April 1st, 2013

Substance Use Disorder change gets mixed response

By Pamela Berard

One DSM-5 change that has divided mental health experts is the new category of Substance Use Disorder, which combines the DSM-IV Substance Abuse and Substance Dependence categories into a single disorder measured on a continuum of severity. Some say this change may improve early diagnoses/interventions, while others fear it could mislabel or stigmatize normal, transient behavior – for example, by lumping college binge drinkers in with those who have a hard-core dependence. According to one study, the new criteria could increase by more than 60 percent the number of people classified with alcohol problems. According to the DSM-5 Task Force, [More]

June 1st, 2010

Suicide prevention plan updated

By Catherine Robertson Souter

When it comes to suicide, statistics alone don’t tell the whole story. On one hand, New England and the entire Northeast have the lowest overall rates of suicide. In a 2005 study, the Northeast had an average suicide rate of 8.1 compared to a high of 12.1 in the west. Montana had the highest and the District of Columbia the lowest. But, even though Connecticut, Massachusetts and Rhode Island came in 44th, 47th and 48th, the more rural New England states had higher rates of suicide. Maine was 18th, Vermont was 22nd and New Hampshire, with its overall ranking of [More]

June 1st, 2016

Summer camp provides emotional support

By Pamela Berard

A residential summer camp in Vermont supports children with a range of social, behavioral and emotional needs. Camp Daybreak, offered to boys and girls 8-11 for one week in August at a Vermont campsite, was founded in 1961. The camp is now a direct service program of the Vermont Association for Mental Health and Addiction Recovery and operates as a strengths-based experience focused on meeting the needs of the young people who attend. Dan Osman, Camp Daybreak director, said the young campers have a range of needs. “In mental health, there’s no cookie-cutter answer; no one fits a specific mold,” [More]

August 18th, 2017

Support increasing for children who witness violence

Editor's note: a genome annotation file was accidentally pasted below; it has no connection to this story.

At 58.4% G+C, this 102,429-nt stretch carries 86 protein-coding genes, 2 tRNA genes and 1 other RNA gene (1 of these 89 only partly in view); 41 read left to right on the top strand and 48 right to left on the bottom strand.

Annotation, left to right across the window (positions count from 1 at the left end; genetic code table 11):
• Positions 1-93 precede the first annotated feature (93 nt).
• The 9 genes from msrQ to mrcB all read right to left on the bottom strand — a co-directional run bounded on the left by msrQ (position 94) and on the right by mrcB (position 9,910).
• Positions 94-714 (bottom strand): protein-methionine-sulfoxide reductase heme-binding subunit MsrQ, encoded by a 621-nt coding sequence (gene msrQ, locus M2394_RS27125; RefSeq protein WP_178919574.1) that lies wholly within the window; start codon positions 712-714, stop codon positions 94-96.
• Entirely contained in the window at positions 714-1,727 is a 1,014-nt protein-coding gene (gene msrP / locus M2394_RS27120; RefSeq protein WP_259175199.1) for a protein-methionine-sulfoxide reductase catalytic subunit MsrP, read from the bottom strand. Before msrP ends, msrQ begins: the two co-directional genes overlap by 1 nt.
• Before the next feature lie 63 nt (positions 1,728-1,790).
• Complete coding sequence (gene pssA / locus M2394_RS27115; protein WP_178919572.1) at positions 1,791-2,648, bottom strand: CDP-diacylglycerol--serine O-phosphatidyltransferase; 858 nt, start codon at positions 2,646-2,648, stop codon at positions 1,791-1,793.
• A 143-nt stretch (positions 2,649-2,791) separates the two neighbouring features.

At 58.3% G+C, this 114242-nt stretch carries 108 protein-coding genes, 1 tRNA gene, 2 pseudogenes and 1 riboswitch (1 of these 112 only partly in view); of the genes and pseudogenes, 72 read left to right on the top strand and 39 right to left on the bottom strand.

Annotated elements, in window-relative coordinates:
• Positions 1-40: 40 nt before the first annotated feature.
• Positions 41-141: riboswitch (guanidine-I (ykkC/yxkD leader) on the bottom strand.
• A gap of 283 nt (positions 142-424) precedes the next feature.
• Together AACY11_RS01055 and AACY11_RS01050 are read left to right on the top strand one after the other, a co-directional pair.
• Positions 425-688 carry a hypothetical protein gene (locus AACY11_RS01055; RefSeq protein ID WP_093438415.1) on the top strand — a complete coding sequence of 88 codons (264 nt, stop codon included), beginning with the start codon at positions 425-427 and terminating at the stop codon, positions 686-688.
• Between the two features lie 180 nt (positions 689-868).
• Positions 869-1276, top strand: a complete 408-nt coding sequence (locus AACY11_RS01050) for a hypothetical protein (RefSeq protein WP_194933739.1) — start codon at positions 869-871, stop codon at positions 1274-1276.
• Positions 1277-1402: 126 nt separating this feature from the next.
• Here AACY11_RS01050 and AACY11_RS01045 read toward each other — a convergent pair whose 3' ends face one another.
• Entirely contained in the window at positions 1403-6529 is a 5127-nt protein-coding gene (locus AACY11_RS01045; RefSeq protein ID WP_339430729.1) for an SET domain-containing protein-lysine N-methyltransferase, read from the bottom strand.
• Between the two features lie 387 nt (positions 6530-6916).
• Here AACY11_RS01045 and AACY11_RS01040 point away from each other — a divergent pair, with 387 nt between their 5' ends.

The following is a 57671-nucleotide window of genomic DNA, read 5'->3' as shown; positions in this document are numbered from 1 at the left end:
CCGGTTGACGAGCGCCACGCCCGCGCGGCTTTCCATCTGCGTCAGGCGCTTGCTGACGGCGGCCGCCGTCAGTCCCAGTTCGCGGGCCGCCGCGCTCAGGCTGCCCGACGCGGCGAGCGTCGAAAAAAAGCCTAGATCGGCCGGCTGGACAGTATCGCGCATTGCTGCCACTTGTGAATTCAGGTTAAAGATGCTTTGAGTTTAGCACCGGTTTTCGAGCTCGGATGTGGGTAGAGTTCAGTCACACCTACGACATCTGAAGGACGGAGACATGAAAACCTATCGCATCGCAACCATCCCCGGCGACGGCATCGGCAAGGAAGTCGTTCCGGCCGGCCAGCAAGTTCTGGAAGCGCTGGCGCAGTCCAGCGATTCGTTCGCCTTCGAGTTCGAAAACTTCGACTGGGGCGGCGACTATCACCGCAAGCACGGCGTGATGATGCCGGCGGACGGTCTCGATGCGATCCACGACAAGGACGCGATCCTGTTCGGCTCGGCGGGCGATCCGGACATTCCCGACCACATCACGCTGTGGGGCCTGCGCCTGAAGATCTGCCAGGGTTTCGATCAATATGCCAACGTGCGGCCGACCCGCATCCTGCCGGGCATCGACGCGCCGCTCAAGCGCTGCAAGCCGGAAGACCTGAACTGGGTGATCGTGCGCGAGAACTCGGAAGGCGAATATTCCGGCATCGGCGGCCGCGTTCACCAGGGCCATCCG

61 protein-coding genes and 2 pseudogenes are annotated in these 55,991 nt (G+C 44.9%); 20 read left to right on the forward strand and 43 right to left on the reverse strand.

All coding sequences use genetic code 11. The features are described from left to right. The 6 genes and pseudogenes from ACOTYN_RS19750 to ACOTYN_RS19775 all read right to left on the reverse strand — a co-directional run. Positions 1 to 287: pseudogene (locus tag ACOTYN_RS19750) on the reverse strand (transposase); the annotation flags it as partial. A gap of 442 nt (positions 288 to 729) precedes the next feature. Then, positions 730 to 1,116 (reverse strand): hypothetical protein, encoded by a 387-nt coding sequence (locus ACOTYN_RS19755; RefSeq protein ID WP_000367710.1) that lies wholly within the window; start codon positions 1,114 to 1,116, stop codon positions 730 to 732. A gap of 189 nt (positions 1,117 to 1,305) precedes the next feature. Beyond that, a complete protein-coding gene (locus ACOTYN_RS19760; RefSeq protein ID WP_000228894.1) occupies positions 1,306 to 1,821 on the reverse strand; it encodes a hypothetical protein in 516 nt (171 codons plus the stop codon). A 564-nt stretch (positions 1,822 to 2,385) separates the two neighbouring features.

By Janine Weisman

Rhode Island is now the second state in New England after Connecticut to cover expenses for psychiatric care and mental health counseling for children who witness homicides or domestic violence, regardless of whether or not they are a family member of the victim. On June 27, the General Assembly passed legislation introduced by House Majority Leader K. Joseph Shekarchi (D-Dist. 23, Warwick) and Sen. Hanna M. Gallo (D-Dist. 27, Cranston, West Warwick) that would expand Rhode Island’s Crime Victim Compensation Program to include support for minors who witness homicides or domestic violence. Gov. Gina Raimondo signed the measure into law [More]

February 1st, 2017

Surgeon General report: a call to action on addiction

By Rivkela Brodsky

In November 2016, the U.S. Surgeon General for the first time issued a report on alcohol, drugs, and health – calling addiction, “one of America’s most pressing public health issues.” The report, likened to a Surgeon General report on the dangers of smoking issued 50 years ago, was meant as a call to action. The “report aims to shift the way our society thinks about substance misuse and substance use disorders,” reads the report’s executive summary from the U.S. Department of Health and Human Services, Office of the Surgeon General, titled “Facing Addiction in America.” The report also reviews information [More]

February 1st, 2010

Surgeries for OCD risky, but offer hope

By Ami Albernaz